Miki Fiegel is in search of a bargain for her prescription drugs, not across any border, but also not at her local chain pharmacies.
"I have to take this medicine every day, and I can't afford it," says Fiegel.
She's switching to a familiar sight on the suburban landscape: a giant discount store.
"I buy in bulk for a lot of things because it's so much cheaper," says Fiegel.
Consumers shopping for affordable prescription drugs aren't just going to Canada these days. As CBS News Correspondent Jim Acosta reports, they're heading to Costco where they're finding membership club medicine is healthier for their checkbooks.
The biggest savings, customers say, are in generic drugs.
Take a typical order of Metformin, which is used to treat diabetes. It's $60 at Walgreens and $67 at CVS. But at Costco it's just $23. The blood pressure generic Lisinopril is $42 at Walgreens and $43 at CVS. At Costco it's $13.
Other warehouse stores are matching those low prices.
Walgreens defended its prices in a statement, saying "for 92 percent of our customers, the cash price is irrelevant because they're covered by prescription insurance."
CVS directed our questions to the National Association of Chain Drug Stores spokesman Kurt Proctor, who admits pharmacies mark up the prices of generics to make a profit.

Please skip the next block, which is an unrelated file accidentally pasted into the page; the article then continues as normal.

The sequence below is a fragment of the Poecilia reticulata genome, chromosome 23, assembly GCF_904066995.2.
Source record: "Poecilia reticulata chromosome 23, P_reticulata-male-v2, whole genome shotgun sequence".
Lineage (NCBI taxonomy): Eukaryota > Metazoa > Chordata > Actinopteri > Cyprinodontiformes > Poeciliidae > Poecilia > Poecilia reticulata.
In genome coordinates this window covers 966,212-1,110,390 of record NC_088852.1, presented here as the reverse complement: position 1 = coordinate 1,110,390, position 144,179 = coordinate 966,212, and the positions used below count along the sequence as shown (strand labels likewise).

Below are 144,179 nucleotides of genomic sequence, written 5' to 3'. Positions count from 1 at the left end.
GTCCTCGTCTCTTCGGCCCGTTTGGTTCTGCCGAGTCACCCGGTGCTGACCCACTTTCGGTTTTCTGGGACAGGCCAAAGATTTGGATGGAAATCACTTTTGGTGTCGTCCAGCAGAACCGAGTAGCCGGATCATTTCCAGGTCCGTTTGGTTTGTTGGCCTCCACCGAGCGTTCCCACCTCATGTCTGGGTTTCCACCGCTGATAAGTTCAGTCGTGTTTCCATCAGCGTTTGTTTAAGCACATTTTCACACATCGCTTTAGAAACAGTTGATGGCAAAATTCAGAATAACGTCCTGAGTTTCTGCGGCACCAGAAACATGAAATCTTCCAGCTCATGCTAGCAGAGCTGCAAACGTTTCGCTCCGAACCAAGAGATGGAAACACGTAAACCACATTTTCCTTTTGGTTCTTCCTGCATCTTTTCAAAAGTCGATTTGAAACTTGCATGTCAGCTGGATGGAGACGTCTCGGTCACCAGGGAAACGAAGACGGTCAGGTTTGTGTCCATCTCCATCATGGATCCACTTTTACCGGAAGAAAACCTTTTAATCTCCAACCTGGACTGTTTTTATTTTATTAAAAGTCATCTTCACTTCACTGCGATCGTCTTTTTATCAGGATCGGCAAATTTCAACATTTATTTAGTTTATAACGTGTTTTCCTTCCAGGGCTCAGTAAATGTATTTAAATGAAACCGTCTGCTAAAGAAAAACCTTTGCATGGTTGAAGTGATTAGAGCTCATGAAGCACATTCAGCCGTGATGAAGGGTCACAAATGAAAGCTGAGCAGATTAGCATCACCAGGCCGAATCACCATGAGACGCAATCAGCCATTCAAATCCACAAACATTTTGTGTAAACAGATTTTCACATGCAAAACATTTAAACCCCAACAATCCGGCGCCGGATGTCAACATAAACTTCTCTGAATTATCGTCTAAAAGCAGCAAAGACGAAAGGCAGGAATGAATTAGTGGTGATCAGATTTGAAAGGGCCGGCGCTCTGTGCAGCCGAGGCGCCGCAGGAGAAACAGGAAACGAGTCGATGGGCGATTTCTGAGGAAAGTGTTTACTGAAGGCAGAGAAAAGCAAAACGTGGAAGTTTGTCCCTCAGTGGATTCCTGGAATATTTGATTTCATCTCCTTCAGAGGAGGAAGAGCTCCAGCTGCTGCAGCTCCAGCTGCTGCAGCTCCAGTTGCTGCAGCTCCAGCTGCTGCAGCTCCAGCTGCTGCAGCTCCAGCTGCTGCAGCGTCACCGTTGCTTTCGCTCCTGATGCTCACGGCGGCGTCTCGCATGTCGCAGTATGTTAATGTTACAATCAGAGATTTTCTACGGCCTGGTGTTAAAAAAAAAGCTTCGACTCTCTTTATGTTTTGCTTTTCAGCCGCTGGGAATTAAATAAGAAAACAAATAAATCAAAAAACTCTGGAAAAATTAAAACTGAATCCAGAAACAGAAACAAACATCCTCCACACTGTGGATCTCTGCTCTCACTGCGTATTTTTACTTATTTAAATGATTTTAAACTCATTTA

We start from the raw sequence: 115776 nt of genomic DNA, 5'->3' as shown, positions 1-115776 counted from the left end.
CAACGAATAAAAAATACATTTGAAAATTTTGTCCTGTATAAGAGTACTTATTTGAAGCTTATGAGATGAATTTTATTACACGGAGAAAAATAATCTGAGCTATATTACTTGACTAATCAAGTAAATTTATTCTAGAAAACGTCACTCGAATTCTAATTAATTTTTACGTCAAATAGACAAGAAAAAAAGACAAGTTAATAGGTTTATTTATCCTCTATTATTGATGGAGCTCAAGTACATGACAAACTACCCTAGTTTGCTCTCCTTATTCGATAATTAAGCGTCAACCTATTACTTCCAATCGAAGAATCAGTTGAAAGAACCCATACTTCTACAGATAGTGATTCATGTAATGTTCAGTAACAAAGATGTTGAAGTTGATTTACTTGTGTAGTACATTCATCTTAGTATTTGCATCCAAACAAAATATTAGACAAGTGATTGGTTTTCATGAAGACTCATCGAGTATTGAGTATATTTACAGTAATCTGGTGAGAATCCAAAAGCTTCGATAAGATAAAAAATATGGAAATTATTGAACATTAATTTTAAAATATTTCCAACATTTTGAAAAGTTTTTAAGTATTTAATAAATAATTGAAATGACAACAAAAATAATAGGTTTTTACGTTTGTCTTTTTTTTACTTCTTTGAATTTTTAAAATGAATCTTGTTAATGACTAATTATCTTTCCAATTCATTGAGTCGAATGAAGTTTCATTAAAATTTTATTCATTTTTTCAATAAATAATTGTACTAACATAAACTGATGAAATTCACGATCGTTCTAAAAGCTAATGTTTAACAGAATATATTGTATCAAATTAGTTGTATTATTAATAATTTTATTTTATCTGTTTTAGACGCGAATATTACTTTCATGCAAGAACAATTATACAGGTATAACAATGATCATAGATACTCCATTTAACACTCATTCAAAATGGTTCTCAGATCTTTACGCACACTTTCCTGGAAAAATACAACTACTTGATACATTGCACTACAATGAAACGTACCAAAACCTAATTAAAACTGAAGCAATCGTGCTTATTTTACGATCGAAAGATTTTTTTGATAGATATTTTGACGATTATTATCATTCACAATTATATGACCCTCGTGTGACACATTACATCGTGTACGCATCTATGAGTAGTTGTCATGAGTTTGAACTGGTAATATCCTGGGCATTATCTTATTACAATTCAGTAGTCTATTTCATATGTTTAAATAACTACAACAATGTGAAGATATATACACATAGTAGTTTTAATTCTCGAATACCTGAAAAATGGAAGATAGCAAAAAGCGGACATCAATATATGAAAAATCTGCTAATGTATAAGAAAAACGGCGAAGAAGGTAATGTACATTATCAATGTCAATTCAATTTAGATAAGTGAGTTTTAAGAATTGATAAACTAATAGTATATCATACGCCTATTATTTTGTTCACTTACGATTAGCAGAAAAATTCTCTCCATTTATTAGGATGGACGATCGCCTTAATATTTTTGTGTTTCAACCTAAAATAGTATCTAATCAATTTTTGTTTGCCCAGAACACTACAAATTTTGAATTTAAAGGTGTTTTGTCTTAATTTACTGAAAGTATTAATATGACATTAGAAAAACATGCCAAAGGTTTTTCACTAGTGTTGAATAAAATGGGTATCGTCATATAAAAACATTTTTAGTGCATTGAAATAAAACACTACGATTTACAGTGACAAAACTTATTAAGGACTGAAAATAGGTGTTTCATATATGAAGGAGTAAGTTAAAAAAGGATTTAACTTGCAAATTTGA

"The margins on brand name drugs are very thin, very tight, and generics do present an opportunity for pharmacies to have a higher than average margin on those products," says Proctor.
But health care advocates argue those mark-ups force consumers into dangerous choices.
"If you're not filling a prescription; if you're only taking half the dosage your doctor wants; if you're cutting pills in half, then you're playing havoc with your health care," says Ron Pollack, of Families USA.
Fiegel would rather play the numbers, hoping warehouse stores can cure killer drug prices.
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